These days my birthdays are filled more and more with reflections on the life-altering moments of my life. I just read about a program adopted by the U.N. called Silent Tears, created to encourage women around the globe to break their silence about violence and abuse. It’s a platform for women who have been subjected to violence and left with disabilities as a result to speak out about the problem, share their individual stories, and maybe push people to change.
Predictably, the subject brought back long-held memories from my childhood:
I was headed home to raid the fridge one hot summer day in between basketball games. I was 14 years of age at the time. I entered the apartment building my family lived in and headed up the stairs to our home on the 2nd floor. “Uncle John” was coming out of the building as I went in.
I thought it a little odd when he didn’t speak, but didn’t give it a second thought. But when I walked into the apartment my mother was standing there with a black eye, and a bruised and swollen cheek. Her mouth was bloody, and her bottom lip severely swollen. Her front tooth had been knocked out.
I was in a rage, but never said a word to her. I ran down the stairs, clearing four or five steps at a time. Outside, I called to my brother and two cousins who were still in the playground across the street. I guess it was the urgency in my voice, but they dropped everything and came running.
I told them what I had just seen, and pointed to Uncle John, who was about a block down the street, on foot. All of a sudden we were running after him, adrenaline pumping. We caught up with him in only a matter of seconds.
I yelled at him, “you hit my mother,” and he snarled back for us to get the f*** out of his face.
He was in the wrong place– walking past a huge abandoned factory building surrounded by a bunch of bricks and rocks. With singleness of purpose borne of a collective hate we began stoning him. He screamed at us, but we were like a pack of wolves with one thought in mind. Luckily someone heard him screaming and called the police. Lucky for him– and lucky for us. We may very well have taken his life that day, and changed all of our lives forever.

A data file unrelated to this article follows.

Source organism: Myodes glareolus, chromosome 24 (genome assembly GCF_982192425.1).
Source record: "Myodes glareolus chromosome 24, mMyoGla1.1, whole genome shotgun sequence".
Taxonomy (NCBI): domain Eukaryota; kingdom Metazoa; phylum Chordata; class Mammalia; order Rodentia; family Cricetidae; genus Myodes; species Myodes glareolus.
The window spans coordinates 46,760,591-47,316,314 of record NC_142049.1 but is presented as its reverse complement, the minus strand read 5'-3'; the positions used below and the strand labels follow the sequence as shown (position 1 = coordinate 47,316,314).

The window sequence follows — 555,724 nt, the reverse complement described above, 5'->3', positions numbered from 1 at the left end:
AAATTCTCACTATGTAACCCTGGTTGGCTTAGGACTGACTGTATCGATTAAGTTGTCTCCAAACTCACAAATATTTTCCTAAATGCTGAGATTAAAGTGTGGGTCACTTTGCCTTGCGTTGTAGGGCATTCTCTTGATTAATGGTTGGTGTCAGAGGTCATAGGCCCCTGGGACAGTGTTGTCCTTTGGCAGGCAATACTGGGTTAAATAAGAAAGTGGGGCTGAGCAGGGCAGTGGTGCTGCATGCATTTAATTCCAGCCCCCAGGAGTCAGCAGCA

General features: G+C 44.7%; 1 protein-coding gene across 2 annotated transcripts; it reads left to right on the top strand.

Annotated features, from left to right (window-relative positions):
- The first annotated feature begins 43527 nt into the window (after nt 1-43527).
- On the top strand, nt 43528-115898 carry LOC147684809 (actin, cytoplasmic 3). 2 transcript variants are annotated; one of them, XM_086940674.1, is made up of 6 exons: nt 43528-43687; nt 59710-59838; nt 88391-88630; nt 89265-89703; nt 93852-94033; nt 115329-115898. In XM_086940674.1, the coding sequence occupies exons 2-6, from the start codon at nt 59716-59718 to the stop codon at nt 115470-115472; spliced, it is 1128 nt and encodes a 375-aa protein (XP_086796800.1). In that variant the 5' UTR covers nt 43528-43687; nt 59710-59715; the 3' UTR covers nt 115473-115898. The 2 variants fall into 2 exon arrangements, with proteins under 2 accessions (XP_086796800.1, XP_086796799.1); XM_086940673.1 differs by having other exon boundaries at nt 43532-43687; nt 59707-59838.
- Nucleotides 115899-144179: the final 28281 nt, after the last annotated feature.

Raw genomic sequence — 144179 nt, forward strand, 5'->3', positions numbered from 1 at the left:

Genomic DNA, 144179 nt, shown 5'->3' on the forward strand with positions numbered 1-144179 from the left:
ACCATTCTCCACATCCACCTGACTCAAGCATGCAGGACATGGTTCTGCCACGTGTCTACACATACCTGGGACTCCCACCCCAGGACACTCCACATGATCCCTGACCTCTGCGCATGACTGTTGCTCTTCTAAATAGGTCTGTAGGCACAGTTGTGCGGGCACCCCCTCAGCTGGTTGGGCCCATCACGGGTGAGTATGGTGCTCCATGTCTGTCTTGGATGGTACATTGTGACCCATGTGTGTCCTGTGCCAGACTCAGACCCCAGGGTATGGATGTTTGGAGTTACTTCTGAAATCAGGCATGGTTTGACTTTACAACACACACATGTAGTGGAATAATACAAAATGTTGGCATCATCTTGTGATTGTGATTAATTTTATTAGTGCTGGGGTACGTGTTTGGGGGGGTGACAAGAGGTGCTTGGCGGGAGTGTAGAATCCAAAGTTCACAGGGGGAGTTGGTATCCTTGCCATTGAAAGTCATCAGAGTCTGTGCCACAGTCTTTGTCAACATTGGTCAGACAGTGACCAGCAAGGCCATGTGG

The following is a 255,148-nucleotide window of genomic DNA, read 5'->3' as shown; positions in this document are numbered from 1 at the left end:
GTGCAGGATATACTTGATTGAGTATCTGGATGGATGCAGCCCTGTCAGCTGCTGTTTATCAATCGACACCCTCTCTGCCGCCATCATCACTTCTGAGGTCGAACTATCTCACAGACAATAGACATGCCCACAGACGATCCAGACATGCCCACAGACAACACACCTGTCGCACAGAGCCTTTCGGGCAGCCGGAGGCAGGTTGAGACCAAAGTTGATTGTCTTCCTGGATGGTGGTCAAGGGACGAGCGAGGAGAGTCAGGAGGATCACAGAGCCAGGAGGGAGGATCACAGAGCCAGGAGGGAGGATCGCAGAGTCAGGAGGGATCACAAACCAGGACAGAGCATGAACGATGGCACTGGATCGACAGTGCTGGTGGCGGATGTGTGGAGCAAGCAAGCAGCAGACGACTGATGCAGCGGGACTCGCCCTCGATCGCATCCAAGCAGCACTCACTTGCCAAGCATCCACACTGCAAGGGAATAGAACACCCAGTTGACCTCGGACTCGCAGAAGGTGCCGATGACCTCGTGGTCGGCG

When the police car turned the corner about a block away, we left him bloodied, stumbling in the direction of the sirens. And we felt perfectly justified.
From that day to this, I’ve felt that very same anger when any man beats on a woman– or a child. I guess I’m still channeling that experience. Still seeing my mother’s battered face. Still seeing her beautiful, now interrupted, smile.
Rapists, pedophiles, child abusers, wife beaters– they’re all the same. Undeserving of anything but a public paddling or a good old-fashioned stoning. Yeah, I’m familiar with the scripture “let him among you who is without sin cast the first stone,” and I do the best I can to be led by the Word of God, but there’s no point in me lying about how I feel. So, while today I would not be the one to cast that first stone, people who knowingly and intentionally prey on other people– and especially our women and children– don’t deserve our warm and fuzzy response.
The problem is global. Until we address it and treat it in the manner the act deserves, it will continue unabated.
In 2002, Carolyn Dewaegeneire, then 56, went to the hospital to have a small piece of skin on her left labia removed. It was purely a precautionary measure– she wasn’t having any pain or other complications. But a rogue doctor cut out her entire external genitalia instead. He didn’t have her permission to do so, and didn’t care how she felt about what he’d done. What he did is called female genital mutilation, or FGM, and it is universally recognized to be a human rights violation.
The UN estimates that at least 200 million girls and women alive today have undergone some form of FGM, and that number should give you just an idea of how widespread– and accepted– violence, abuse and disrespect of women and young girls really is around the world.
Thanks in large part to the efforts of then-Senator Joe Biden, Congress recognized the severity of violence against women and the need for a national strategy in the U.S. and enacted the Violence Against Women Act in 1994.
Because of the VAWA, “between 1993 and 2010, the rate of intimate partner violence declined by 67%. Between 1993 and 2007, the rate of intimate partner homicides of females decreased 35% and the rate of intimate partner homicides of males decreased 46%. More victims are reporting domestic and sexual violence to police, and reports to police are resulting in more arrests.”
These are great statistics. The VAWA is making a difference by “holding rapists accountable for their crimes by strengthening federal penalties for repeat sex offenders and creating the federal rape shield law.”
Because of the VAWA, victims are not required to bear the expense of their own rape exams, and every victim’s protection order is now recognized and enforced in all states. Perhaps most important, VAWA funds train over 500,000 law enforcement officers, prosecutors, judges, and other personnel every year in the realities of domestic and sexual violence.
We celebrate the victories while recognizing that the war has not yet been won. There is still much more to be done.
My mother never knew what we did to Uncle John that day. Like so many other women back then and even today, she never called the police on her abuser. And suprisingly, Uncle John never told the police about my brother, my cousins and me. Maybe because he would have had to implicate himself; maybe because he decided to protect us despite what we did. Needless to say, he didn’t come around anymore.
In my own heart of hearts I pray that more women here and abroad will find a way to end the silence that allows the violence against them to go on.